Sending out a prototype for testing is an intermediate step. This means that you don’t have to send out a complete and finished product. It's a smart choice to let the test users use your prototype as you've developed it. This leaves a lot of room for making changes and improvements that can help you in better shaping your prototype towards a perfectly developed product. It's good to gather user feedback as early as possible, so delaying the process by trying to refine the product to perfection early on isn’t a smart choice.
Align your business goals with the prototype
This is an important step of user testing, as you need to specify the business goals you wish to achieve with your product. Think it through and write it down. Keep it in mind while observing the user or reviewing their feedback. Ask yourself:Was the product able to successfully resolve the issues of the test user?Did it fulfil its functionality?Does this lead to actions that help achieve your business goals?
There are several qualities of a product you need to get feedback on to determine whether the product helps you in achieving your business goal or not.The look and feel of your product. How does it make the user feel? What is the user feedback on the appearance of your product and does it help you in meeting the business goals you initially had in mind?The functionality of your product. Is it doing what it was supposed to do? How does that align with your business objectives?The usability of your product. How useful is your product in the said domain? Does the usability of your product align with your business objectives?The price of your product. Does the price coincide with your desired business goals? Moreover, is it beneficial for your future growth and business development?
An important step here is to cleverly inquire about the possible market price of your product. The test user can be asked if they would be interested in buying this product at different price points. Or you can be a little creative and offer something tempting like, "If you buy my product at 'X' price right now, I will throw in a few extra features for free as we keep making improvements." This will not only give you a real-world pricing model, but also help you in generating revenue and obtaining real value from those test users.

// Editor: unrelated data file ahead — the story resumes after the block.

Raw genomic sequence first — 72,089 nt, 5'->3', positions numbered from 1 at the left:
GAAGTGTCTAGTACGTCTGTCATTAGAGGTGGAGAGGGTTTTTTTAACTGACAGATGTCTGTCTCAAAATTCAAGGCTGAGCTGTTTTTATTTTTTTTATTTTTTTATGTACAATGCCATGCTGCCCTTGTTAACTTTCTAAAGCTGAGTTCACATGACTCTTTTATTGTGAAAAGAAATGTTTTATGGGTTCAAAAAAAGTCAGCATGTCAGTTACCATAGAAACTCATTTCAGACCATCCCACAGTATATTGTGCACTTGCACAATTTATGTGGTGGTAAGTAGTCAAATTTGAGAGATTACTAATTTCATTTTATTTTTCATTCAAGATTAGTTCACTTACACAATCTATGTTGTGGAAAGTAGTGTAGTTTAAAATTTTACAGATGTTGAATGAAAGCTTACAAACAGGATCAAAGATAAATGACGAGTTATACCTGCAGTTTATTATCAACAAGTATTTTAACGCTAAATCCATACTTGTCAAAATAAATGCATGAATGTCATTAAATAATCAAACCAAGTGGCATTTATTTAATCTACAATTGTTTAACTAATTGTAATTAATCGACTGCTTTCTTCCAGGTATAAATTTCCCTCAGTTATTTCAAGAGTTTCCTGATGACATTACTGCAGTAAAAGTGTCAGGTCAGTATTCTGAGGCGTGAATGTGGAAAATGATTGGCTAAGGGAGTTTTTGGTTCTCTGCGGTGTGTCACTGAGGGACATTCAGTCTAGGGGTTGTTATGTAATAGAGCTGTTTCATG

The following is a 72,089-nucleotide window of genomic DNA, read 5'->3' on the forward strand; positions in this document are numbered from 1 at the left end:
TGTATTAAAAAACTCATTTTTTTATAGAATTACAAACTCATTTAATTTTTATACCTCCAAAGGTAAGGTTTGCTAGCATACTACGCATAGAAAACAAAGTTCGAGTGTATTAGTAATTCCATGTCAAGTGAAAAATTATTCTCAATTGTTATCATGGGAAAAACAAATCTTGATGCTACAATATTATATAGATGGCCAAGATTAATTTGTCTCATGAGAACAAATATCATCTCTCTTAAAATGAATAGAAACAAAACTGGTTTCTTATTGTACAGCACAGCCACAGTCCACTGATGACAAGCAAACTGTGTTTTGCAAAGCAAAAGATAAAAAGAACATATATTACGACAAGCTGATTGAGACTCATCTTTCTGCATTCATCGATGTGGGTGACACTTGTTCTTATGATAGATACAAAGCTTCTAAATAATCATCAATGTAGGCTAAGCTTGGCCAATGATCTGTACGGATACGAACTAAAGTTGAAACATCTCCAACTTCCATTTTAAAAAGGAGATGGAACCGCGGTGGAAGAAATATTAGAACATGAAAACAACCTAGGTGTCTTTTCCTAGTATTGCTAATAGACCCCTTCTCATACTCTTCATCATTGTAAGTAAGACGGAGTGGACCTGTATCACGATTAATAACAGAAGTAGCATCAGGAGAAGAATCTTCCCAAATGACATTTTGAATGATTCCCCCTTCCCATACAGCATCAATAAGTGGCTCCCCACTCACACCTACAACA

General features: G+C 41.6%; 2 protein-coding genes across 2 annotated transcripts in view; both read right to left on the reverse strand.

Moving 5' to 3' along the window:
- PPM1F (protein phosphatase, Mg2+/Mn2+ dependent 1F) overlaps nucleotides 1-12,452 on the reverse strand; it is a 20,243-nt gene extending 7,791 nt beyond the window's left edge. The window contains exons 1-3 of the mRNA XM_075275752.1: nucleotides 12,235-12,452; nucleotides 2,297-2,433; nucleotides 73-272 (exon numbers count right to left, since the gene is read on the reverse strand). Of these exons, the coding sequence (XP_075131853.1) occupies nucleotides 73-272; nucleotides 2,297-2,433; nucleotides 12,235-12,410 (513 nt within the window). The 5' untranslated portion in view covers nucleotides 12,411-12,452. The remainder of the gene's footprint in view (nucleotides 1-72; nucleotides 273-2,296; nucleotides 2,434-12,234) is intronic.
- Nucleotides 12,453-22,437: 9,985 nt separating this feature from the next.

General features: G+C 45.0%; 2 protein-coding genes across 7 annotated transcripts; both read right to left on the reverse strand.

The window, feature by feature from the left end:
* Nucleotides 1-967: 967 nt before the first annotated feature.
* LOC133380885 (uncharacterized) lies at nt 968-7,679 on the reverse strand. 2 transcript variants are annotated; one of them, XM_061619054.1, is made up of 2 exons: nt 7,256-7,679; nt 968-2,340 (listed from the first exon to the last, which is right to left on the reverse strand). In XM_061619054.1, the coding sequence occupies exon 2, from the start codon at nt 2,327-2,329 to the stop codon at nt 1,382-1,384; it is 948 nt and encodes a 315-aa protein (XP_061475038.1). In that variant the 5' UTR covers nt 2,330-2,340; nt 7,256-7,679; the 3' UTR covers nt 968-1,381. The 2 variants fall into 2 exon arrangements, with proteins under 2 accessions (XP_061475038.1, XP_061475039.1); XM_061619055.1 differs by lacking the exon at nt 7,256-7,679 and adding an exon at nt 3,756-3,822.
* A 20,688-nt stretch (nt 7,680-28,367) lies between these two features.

Ask for their feedback in person
The next important user testing step is to meet the testers in person to have them use your product, or meet them after they've used the prototype for a defined period of time. Now is the time to assemble all the necessary questions that you need to ask the testers to pin down all the necessary interview protocols. This will be very useful data that will help you in implementing practical changes that will shape your final product.
A good suggestion is to meet the test users in the contextual environment of your product. If your product is to be used in an office, try meeting the test user there. Give them a brief introduction of what your product is (in case of a new user)/was (in case of catching up with a user who has been testing it for some time). In the case of a new user, let them use the product and gather their initial response of the concept and how they react to it. In the case of the user who's already been interacting with the product, ask them about their experience thus far with the prototype. Ask them both to suggest what possible changes they would like to see if the product was to be presented as a complete solution. Also, ask them to perform a few tasks using the prototype. Make sure these tasks are intended uses of the product. Report everything properly and take into account all the details pertaining to the product.
Find common patterns and act on the feedback
Now that you have all the necessary feedback from the test users, it's time to implement all the changes that will refine the product to make production-ready. A good move would be to develop multiple prototypes and integrate all the feedback to identify a common pattern that can refine your research and reshape your prototype into a marketable product.
The process of user testing is crucial if you wish to approach the development phase towards completion in a scientific manner. It is a tested and tried method employed byproduct designers globally to shape a final product that consumers want to buy.